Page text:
The Local Government Association has pledged to fight a Whitehall proposal to stop them setting up their own business support schemes. The proposal, in a Department for Business, Enterprise and Regulatory Reform (DBERR, formerly DTI) consultation paper, sets out plans to reduce the total number of business support schemes from more than 3,000 to fewer than 100. The Department wants to set up a central government-run oversight body, which would include representatives from local government, to ensure that when the support schemes are rationalised, the initiative is not undermined by subsequent proliferation of local authority pet projects. The Small Business Council is also critical of the proposal.

The London Borough of Newham has chosen GeoWise InstantAtlas for a new local information system. The council’s Neighbourhood Information Management System provides access to current local neighbourhood data on areas such as the economy, education, crime, benefits and population. Data can be viewed at different geographic levels and time periods. Separately, Congleton Borough Council has gone live with a new VoIP (Voice over Internet Protocol) communications system from NEC Philips. The new system will initially cater for around 400 members of staff and will lead to significant cost savings and enhanced performance and quality of service. Meanwhile, Civica, a software and services vendor, has won contracts with Sheffield City Council worth £45m over nine years and with Essex County Council worth £3.3m over three years. Civica will provide infrastructure management and support services as part of Sheffield’s Building Schools for the Future programme and develop and implement an IT infrastructure for shared learning services for Essex.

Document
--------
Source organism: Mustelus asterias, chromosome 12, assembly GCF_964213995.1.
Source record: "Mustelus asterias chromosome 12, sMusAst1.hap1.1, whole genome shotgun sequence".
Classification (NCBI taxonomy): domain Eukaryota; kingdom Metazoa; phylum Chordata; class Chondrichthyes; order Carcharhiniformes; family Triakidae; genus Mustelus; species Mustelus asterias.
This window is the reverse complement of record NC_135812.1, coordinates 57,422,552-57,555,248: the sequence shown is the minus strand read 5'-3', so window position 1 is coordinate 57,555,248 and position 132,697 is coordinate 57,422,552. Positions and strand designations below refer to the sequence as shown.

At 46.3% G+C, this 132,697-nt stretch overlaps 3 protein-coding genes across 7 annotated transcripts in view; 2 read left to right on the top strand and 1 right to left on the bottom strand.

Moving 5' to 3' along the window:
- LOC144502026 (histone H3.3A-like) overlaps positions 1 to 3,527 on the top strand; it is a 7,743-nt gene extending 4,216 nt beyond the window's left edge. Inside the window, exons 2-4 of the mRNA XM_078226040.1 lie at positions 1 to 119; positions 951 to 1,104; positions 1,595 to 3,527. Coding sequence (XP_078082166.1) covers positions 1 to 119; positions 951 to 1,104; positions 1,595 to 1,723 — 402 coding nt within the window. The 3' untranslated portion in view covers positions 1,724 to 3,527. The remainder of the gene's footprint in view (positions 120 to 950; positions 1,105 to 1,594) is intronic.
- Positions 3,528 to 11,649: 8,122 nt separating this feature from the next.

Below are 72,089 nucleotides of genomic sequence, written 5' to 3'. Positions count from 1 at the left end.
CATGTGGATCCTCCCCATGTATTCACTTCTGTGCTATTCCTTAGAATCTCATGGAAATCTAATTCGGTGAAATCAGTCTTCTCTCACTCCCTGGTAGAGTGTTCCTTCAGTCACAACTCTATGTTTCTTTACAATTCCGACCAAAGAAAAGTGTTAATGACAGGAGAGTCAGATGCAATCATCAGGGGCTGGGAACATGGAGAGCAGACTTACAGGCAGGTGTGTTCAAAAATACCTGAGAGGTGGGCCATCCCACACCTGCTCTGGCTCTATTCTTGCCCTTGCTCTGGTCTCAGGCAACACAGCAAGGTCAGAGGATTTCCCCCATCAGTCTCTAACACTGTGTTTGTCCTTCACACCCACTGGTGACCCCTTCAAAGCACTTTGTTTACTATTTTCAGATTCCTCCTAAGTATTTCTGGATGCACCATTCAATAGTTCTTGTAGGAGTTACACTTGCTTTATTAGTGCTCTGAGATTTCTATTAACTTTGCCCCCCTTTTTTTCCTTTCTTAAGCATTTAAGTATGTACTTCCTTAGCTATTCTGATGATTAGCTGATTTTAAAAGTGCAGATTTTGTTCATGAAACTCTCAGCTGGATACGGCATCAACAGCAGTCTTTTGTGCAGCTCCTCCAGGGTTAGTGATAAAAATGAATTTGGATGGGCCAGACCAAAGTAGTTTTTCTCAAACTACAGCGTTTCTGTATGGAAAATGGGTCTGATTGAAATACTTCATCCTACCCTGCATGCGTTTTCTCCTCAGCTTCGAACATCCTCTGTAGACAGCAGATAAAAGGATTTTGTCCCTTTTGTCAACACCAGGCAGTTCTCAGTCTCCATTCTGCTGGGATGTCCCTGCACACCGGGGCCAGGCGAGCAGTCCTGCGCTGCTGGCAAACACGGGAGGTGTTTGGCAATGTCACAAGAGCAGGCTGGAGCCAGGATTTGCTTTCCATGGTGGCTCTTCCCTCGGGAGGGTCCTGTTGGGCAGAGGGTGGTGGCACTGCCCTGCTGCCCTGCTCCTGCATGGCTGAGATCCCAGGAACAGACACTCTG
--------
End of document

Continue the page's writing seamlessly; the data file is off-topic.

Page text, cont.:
The University of Exeter Science Park, planned for the east of the city, is set to benefit from a £1.75m investment from Devon County Council. The amount will match the investment made by other partners in the project. Between 2,500 and 3,000 jobs could be created by the project in the first 15-20 years.

The Audit Commission has awarded Hampshire County Council a maximum of four points in its 2007 corporate assessment. The report praised the council for being “forward looking with a strong understanding of the challenges that face Hampshire”, such as the demands of growth, demographic and climate change.

Rest of the World

The Organisation of American States (OAS) is to help the Guyana Elections Commission to stage the country’s first local government elections in more than 14 years. The OAS help will form part of a broader assistance package that includes technical support for parliament to strengthen democracy in the country.